Kindle Fire – Tablet from Amazon

I’ve been using Amazon’s tablet Kindle Fire from past few  weeks and would like to share some information regarding the same.

The Kindle

Fire
is a tablet computer version of Amazon’s  Kindle e-book  reader
Hardware
Most Kindle Fire  devices employ a 1 GHz Texas Instruments OMAP 4430 dual-core  processor. The display is a 7 inches (180 mm) multi-touch color screen with a  600×1024 pixel resolution. Connectivity is through 802.11n Wi-Fi and USB 2.0  (Micro-B connector). The device includes 8 GB of internal storage — said to be  enough for 80 applications, plus either 10 movies or 800 songs or 6,000 books. According  to Amazon’s list of technical details, the Kindle Fire’s 4400 mAh battery sustains up  to 8 hours of consecutive reading and up to 7.5 hours of video playback with wireless off.
Of the 8GB  internal storage, approximately 6.5GB is available for content.
Software
The Kindle Fire  runs a customized Android 2.3 Gingerbread OS. Along with  access to Amazon Appstore, the appstore service is only for  US customers) the Fire includes a cloud-accelerated “split browser”, Amazon Silk,  using Amazon  EC2 for off-device cloud computation; including webpage layout and  rendering, and Google’s SPDY  protocol for faster webpage content transmission. The user’s Amazon digital  content is given free storage in Amazon
Cloud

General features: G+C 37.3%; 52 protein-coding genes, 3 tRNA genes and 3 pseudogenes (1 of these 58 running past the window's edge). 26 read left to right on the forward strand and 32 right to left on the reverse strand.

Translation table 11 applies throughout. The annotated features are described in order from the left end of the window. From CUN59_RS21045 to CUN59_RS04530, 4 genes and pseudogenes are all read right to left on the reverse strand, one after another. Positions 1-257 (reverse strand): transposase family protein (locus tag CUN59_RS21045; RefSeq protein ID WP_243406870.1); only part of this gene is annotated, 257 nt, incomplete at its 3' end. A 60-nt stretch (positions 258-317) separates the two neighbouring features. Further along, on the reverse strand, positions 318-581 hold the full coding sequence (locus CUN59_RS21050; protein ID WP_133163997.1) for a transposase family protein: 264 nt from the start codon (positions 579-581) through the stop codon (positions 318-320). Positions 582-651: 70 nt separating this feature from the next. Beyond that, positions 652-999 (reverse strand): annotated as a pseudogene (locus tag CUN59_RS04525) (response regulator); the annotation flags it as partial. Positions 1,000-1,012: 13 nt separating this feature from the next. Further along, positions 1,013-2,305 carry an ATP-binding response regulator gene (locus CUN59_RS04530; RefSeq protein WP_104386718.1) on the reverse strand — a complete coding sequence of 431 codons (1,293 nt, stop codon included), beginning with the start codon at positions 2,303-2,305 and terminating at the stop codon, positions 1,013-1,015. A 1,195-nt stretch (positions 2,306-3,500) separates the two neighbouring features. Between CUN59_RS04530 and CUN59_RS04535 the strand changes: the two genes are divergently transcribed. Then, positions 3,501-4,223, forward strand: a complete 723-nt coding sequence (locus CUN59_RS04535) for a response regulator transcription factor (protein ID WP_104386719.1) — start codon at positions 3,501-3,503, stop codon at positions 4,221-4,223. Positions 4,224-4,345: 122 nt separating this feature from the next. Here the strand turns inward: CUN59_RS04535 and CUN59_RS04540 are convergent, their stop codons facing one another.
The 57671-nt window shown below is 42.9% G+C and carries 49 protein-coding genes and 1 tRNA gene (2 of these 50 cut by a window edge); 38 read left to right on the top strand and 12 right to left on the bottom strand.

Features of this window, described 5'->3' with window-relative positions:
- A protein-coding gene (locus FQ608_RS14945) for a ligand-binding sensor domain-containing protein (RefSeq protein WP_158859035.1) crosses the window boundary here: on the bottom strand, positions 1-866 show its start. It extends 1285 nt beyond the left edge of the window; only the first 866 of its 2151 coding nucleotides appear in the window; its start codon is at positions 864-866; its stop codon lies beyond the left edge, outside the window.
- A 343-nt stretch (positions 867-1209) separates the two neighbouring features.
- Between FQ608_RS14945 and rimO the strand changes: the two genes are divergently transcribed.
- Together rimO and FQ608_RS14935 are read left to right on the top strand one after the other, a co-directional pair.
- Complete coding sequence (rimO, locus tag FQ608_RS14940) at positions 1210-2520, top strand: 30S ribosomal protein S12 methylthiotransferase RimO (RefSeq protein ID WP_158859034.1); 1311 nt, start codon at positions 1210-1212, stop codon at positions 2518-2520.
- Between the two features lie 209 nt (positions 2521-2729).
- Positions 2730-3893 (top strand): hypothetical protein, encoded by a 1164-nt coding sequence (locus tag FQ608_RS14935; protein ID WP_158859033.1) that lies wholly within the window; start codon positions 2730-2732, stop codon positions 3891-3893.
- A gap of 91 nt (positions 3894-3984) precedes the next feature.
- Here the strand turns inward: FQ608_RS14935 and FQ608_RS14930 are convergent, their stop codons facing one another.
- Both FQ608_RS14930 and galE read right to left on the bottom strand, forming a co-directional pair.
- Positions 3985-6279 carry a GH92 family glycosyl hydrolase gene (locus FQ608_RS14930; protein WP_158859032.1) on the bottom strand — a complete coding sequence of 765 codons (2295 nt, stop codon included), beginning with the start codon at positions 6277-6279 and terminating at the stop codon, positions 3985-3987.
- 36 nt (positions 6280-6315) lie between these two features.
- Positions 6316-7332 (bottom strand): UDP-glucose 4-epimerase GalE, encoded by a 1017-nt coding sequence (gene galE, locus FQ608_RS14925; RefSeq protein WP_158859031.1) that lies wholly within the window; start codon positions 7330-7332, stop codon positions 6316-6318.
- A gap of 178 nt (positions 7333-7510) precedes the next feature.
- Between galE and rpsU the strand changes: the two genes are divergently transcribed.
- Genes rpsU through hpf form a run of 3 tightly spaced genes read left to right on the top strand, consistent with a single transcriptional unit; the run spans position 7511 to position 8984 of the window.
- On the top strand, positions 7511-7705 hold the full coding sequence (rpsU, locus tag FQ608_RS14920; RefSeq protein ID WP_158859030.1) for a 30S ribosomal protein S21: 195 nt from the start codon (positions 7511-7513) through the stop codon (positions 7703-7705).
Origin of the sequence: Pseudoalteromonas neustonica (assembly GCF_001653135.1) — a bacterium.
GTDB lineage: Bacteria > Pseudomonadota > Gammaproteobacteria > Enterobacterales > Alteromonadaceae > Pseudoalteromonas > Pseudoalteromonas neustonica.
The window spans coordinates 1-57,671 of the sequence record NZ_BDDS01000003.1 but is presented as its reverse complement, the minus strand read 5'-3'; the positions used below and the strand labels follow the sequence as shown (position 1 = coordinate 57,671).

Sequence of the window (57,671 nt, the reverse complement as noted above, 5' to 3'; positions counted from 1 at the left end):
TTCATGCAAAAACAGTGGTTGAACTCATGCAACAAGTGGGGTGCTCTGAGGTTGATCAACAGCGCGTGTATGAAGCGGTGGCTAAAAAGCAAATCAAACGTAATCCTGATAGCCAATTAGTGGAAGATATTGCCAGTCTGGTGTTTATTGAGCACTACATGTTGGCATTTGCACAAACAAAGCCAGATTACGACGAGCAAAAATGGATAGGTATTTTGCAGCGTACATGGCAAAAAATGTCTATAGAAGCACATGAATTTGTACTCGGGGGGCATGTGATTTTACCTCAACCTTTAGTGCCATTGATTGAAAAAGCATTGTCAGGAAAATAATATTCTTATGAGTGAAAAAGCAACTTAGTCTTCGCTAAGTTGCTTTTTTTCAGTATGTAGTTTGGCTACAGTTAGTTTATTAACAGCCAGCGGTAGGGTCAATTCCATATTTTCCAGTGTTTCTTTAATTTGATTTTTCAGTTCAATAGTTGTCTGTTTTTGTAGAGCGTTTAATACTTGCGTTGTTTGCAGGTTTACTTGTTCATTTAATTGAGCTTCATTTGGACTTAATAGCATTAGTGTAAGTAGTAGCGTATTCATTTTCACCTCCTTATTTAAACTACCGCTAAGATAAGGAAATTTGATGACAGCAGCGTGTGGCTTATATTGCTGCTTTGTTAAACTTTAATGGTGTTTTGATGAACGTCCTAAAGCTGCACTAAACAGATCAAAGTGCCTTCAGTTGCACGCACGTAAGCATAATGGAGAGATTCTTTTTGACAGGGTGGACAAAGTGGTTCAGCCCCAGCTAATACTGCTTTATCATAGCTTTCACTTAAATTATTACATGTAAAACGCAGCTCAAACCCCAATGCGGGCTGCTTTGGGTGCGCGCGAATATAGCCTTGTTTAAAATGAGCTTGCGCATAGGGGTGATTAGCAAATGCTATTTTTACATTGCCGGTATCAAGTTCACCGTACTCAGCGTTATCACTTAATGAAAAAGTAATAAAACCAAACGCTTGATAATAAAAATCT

‘s web-storage platform, 5GB Music storage in Amazon Cloud Drive, and a built-in email application allows webmail (Gmail, Yahoo!, Hotmail, AOL Mail, etc.) to be merged into one inbox. The subscription-based Amazon Prime, which includes unlimited streaming of movies and TV shows, is available with a free trial period. The current version of the Kindle Fire OS as of May 3, 2012 is 6.3.1_user_4107720.
Content formats supported are Kindle Format 8 (KF8), Kindle Mobi (.azw), TXT, PDF, unrestricted MOBI, PRC natively, Audible (Audible Enhanced (AA, AAX)), DOC, DOCX, JPEG, GIF, PNG, BMP, non-DRM AAC, MP3, MIDI, OGG, WAV, MP4, VP8.
Because of Amazon’s USB driver implementation, the Kindle Fire suffers from slow USB transfer speeds. For example, transferring an 800MB video file may
take more than three minutes.
Services
Storage, Amazon Cloud Player, Amazon Instant video, Amazon Silk, Amazon App Store, Amazon Kindle Store
Online
Amazon Prime, Amazon Cloud
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